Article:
By Gary Bogue
Monday, October 3rd, 2011 at 8:02 am in Rattlesnake.
I always enjoy reading your column in the CC times.
I thought I would share with you my rattlesnake experience and offer some advise based on that experience. This photo was taken soon after this fellow tried to defend himself against a perceived threat by striking without (or very little) warning.
I was crossing a stream in NW Yosemite Park on a floating log. Upon reaching the far bank, I tossed my fly rod on to the bank and looked for vegetation to grab on to since it was a fairly steep bank. I identified some brush that I could grab and proceeded to jump to shore with both arms outstretched. From the snakes perspective, I looked very threatening and he responded by striking to within 6-inches of my chest. He may have rattled a split second before striking since I recoiled as my foot touched the bank but before I saw him. He struck straight out 4 to 5 feet and fell into the creek after he was fully extended. Once in the creek, he got in the defensive position as seen above. I retreated back across the log and found an alternative crossing. I was happy to leave him in good health since I never kill a snake (I had also had enough contact with him for that day.)
This experience produced an unprecedented adrenaline rush and the image is forever etched in my memory. I also used some profanities that I reserved for such events.
Now for my conclusions:
1) – Even very large snakes are hard to spot when they are not moving. I looked at the bank from a distance of 5 feet and did not see him even thought he was directly in front of me.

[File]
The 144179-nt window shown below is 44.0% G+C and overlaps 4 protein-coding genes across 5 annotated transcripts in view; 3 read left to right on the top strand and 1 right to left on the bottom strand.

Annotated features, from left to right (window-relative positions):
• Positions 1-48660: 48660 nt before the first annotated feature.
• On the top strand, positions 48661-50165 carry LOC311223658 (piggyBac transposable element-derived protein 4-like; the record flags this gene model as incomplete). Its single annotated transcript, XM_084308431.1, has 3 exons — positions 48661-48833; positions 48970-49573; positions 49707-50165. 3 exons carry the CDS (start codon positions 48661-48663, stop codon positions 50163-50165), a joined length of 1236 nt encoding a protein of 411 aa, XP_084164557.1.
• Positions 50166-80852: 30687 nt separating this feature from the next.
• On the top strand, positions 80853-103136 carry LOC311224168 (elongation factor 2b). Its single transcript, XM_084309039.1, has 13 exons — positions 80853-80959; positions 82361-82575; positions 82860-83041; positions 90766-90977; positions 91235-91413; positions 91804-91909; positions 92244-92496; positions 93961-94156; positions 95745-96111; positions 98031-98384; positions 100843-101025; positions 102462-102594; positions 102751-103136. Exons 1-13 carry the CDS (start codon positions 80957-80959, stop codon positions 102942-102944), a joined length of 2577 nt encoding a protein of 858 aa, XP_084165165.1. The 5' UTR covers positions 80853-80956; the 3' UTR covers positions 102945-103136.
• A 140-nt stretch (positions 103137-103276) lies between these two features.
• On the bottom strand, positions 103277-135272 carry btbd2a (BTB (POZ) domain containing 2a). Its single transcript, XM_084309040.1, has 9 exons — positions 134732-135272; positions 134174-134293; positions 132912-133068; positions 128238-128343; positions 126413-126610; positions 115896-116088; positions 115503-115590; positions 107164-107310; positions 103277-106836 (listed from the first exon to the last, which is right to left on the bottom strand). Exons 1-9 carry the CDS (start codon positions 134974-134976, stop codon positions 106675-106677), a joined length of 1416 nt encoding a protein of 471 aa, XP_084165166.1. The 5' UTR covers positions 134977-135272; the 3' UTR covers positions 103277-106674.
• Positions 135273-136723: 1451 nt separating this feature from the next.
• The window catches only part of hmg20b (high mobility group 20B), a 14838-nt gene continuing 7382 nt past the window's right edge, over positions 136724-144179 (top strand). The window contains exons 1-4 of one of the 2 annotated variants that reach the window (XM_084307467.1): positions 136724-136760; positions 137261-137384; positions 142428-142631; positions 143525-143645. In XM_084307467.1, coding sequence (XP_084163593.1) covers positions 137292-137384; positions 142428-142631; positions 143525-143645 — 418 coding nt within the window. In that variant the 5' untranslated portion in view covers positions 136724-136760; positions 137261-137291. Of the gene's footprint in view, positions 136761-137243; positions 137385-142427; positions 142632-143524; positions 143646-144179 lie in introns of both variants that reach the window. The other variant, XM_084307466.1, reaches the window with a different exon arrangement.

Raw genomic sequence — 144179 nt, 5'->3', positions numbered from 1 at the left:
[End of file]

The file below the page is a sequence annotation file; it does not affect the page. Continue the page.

2) – I believe that snakes position themselves where rodents leave an order trail.
3) – The log that I crossed was one of the few places that a small animal could use to cross that stream.
4) – Therefore it is a very good idea not to use a rodent friendly stream crossing in snake country.
This event occurred about 3 p.m. approximately 13 miles from the nearest phone. Had I been struck, my backpacking partner would have gone for help and I would have waited at least until the next morning for medical help (16 hours while the venom digested my sternum). Following this experiences, I purchased a “Spot Personal Tracker” and keep it with me for the “911″ option. A satellite phone would provide the same security.
I continue to make trips to this part of the Park but I spend a lot more time looking for snakes than I used to.
Don Smith, Fairfield, California
Thanks for relating your story and sending it to me. My readers who do a lot of hiking should take careful note. Glad it all worked out for you! The Spot Personal Tracker is a good idea. Readers who want to learn more about this device (you can request emergency assistance on varying levels and send out your GPS location at the push of a button) can go to:
Always watch your step. /Gary